Forests are essential in achieving carbon neutrality. Without carbon binding of forests and soil, our objective will not be achieved. Finland has a long history of utilising forests and we have a lot of forest-related expertise. Sustainable economic use of forests, increased amount of carbon binding of trees, recreational use of forests open to all and private forest ownership are a globally unique combination that Finland can proudly present to the world.


In the next three days, you will probably not hear any speeches in which the coronavirus crisis will not come up in some way. After all, the meeting is organised in this manner because of the virus.

We are facing an unprecedented health and economic crisis. For the first time since the Second World War, the world economy is expected to shrink by several percent this year. The World Trade Organization predicts a 13% reduction in the value of world trade compared to last year. Absolute poverty and hunger are on the increase, and pharmaceutical and health care are struggling.

The coronavirus crisis was foreseeable. It was equally predictable that the seriousness of the situation would not be initially understood in most countries. If last autumn someone had presented the state administration’s preparedness exercise that was then outlined as a scenario for what is going to happen this year, I don’t believe that it would have been chosen as the scenario. This cannot happen, right?

I don’t know what image you’ve had most strongly imprinted on your minds this year. For me, the most memorable photo of the year or, more accurately, a video clip was of hundreds of excavators working at a construction site in Wuhan in January-February.  When a hospital for a thousand patients is being constructed in a week, I intuitively realised that something exceptional was happening.

At that point, we were mainly concerned in Finland about whether the disease could be stopped in China and how much it would affect the country’s economic growth. Those estimates and forecasts from February now sound like they were written in some other era. In fact, they are just a little over six months old.

Some have spoken about the end to globalisation. In fact, the pandemic belongs to globalisation, a risk inherent in it. When the world’s most important cities are connected in a network where millions of people travel daily, infectious diseases can also spread much faster and more efficiently than before.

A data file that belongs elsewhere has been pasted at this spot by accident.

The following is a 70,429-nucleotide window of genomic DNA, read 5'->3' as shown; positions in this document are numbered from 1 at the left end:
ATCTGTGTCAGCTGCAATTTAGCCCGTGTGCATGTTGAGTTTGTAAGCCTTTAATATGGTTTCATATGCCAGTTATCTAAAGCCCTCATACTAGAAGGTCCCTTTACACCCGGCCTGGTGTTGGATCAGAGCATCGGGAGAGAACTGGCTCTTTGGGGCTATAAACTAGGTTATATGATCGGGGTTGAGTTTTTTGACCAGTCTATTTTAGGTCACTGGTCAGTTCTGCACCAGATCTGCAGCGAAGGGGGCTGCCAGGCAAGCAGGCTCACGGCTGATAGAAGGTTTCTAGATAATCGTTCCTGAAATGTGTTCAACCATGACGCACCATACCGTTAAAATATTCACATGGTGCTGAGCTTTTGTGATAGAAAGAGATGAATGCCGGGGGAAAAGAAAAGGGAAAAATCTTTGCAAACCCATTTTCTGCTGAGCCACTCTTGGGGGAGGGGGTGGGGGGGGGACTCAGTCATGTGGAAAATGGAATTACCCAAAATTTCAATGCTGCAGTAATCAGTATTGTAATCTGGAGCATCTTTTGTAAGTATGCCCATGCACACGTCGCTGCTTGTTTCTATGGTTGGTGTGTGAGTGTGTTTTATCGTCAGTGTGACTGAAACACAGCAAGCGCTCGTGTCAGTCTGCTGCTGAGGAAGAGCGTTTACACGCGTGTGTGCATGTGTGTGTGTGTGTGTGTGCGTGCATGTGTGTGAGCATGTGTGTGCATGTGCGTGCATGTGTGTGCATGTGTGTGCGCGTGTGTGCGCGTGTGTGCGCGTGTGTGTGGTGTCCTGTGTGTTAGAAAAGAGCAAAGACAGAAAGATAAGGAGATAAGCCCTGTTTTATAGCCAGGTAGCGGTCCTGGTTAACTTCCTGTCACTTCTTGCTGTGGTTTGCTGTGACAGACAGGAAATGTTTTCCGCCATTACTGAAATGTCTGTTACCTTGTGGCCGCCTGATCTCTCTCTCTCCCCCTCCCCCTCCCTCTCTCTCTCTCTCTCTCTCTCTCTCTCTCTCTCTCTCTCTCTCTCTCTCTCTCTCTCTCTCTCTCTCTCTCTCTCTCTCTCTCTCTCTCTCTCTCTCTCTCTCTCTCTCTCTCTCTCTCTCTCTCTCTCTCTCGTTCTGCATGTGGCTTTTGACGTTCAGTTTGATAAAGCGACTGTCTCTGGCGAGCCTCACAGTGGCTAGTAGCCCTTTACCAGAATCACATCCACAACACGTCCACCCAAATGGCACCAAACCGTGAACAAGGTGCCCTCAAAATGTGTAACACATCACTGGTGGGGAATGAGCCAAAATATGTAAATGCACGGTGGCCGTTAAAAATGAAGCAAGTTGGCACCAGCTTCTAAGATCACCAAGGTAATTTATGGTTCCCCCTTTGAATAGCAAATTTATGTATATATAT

How can we allow movement of people while keeping the risk of spreading the epidemic as low as possible is an equation to which we seek a solution in Finland and elsewhere. At this stage, the measures are largely national, but I believe that the practices will gradually become regional and also global. Absolute protection from diseases and other risks is not possible. 

The mission network should monitor these issues and report on the development and solutions that you consider to be significant for us. For example, Russia has decided that everyone arriving in the country must have a negative test result not older than three days.


The crisis has demonstrated the preparedness of the Ministry for Foreign Affairs and our missions.  In the initial phase, we played a key role in the repatriation of Finnish tourists. Consular services together with all of you and your teams did an enormous job here, and we have received positive feedback about this from both Finland and other EU countries. A large number of citizens from other EU countries returned home on our repatriation flights, and correspondingly, Finnish people were repatriated on flights by other Member States. European cooperation worked in this area. Thank you very much for your contribution. Please also pass on my thank yous to your colleagues at the missions.